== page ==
Thursday, January 30, 2014

Research roundup

The articles are flooding in at an alarming rate, threatening to bury me under yet another avalanche. Before I am completely submerged, let me share brief synopses of a few of the more informative ones that I have gotten around to reading.


Assessor bias in high-stakes testing: The case of children’s IQ


I’ve blogged quite a bit about bias in forensic assessment, reporting on problems with such widely used tests as the Psychopathy Checklist and the Static-99R. As I’ve reported, some of the bias can be chalked up to adversarial allegiance, or which side the evaluator is working for, whereas some may be due to personality differences among evaluators. Now, researchers are extending this research into other realms -- with alarming findings.


In a study of intelligence testing among several thousand children at 448 schools, the researchers found significant and nontrivial variations in test scoring that had nothing to do with children’s actual intelligence differences. The findings, reported in the journal Psychological Assessment, are especially curious because scoring of the test in question, the Wechsler Intelligence Scale for Children-Fourth Edition (WISC-IV), seems relatively straightforward and objective (at least as compared to inherently subjective tests like the Psychopathy Checklist, for example).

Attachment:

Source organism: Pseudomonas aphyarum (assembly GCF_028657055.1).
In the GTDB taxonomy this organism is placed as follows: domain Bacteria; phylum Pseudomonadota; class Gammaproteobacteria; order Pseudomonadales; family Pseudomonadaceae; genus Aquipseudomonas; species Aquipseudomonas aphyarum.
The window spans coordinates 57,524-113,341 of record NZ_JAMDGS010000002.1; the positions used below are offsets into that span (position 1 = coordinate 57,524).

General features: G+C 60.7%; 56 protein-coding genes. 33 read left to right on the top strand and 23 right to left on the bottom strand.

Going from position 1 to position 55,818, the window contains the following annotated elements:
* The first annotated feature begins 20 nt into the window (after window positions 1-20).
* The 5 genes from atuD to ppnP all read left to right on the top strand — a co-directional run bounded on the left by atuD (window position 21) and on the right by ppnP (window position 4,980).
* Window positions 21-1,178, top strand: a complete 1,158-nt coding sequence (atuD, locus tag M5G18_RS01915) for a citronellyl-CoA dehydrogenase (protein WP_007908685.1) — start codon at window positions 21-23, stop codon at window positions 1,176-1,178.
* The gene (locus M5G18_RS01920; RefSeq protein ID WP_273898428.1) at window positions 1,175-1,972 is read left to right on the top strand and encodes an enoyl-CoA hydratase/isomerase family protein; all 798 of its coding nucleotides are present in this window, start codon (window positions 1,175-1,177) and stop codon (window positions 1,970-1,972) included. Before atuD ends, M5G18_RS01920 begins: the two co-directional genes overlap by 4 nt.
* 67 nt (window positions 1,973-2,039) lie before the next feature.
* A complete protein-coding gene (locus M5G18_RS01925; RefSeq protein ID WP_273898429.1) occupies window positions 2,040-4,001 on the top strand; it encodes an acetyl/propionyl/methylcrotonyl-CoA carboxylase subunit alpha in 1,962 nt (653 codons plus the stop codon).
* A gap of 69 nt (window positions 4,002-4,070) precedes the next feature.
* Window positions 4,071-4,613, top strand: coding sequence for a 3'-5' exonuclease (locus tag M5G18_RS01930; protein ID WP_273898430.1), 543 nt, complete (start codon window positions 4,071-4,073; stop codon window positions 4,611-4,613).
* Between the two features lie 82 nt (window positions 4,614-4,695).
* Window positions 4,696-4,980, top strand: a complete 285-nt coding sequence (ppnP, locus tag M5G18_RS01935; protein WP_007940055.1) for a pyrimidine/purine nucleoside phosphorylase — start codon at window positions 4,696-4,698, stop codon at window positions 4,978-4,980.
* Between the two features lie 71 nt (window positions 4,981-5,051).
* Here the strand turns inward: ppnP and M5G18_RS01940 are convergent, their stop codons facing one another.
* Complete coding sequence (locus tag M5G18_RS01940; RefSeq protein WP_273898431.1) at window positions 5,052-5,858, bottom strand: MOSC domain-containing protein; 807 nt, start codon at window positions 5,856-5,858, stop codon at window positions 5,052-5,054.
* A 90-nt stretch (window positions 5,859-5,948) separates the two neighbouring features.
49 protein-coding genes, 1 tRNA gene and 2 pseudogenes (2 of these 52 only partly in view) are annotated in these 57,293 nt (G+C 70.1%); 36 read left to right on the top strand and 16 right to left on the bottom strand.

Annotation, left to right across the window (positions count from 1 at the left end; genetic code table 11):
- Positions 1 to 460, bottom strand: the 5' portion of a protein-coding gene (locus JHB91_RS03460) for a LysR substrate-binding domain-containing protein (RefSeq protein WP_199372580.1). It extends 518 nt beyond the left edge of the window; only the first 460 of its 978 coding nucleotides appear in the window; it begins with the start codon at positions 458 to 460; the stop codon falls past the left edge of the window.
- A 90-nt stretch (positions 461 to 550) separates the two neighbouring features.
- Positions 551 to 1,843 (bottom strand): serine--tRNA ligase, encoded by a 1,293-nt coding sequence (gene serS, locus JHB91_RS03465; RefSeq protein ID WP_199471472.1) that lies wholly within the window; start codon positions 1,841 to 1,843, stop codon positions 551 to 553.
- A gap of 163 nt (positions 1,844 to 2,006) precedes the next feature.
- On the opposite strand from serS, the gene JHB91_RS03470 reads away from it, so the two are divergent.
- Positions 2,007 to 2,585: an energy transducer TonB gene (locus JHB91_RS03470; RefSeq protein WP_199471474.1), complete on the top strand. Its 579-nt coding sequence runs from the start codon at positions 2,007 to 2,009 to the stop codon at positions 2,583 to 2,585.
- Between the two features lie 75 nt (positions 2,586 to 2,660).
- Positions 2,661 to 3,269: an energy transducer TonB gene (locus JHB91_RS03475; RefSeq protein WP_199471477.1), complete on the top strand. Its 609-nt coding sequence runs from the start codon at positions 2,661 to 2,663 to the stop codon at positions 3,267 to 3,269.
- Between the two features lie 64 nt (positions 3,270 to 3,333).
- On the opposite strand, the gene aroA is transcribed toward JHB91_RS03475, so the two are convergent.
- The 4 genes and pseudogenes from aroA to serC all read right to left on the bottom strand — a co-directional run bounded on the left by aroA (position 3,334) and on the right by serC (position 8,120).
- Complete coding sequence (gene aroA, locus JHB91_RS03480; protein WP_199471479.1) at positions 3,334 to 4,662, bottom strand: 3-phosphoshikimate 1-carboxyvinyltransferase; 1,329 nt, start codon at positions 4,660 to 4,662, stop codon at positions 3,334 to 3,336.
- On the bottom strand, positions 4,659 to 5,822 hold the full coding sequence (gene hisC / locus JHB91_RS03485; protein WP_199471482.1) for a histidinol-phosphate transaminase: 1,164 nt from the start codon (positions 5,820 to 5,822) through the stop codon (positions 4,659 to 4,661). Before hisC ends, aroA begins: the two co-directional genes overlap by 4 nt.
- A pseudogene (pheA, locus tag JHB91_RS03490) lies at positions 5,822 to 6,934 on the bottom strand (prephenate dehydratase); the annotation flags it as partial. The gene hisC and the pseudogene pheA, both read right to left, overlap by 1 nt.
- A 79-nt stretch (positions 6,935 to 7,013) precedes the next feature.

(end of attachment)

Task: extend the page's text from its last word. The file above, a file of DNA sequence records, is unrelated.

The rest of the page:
The article is:

  • Whose IQ Is It? Assessor Bias Variance in High-Stakes Psychological Assessment.  McDermott, Paul A.; Watkins, Marley W.; Rhoad, Anna M. Psychological Assessment, Published online on Nov 4 , 2013. To request a copy from the first author, click HERE.





Beware pseudo-precision in expert opinions


I’ve never forgotten a video I saw a long time ago, in which the filmmakers drove up to random strangers and asked for directions to a nearby landmark. Some of the good samaritans gave enthusiastic instructions that were completely wrong, while other people gave correct directions but in a more tentative fashion. The trouble is, the more confident someone appears, the more we judge them as knowing what they are talking about.